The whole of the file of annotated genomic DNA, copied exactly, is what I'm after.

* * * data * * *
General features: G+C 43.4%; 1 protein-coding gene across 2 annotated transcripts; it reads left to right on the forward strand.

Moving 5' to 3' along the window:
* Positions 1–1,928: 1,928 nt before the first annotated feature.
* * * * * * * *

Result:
General features: G+C 43.4%; 1 protein-coding gene across 2 annotated transcripts; it reads left to right on the forward strand.

Moving 5' to 3' along the window:
* Positions 1–1,928: 1,928 nt before the first annotated feature.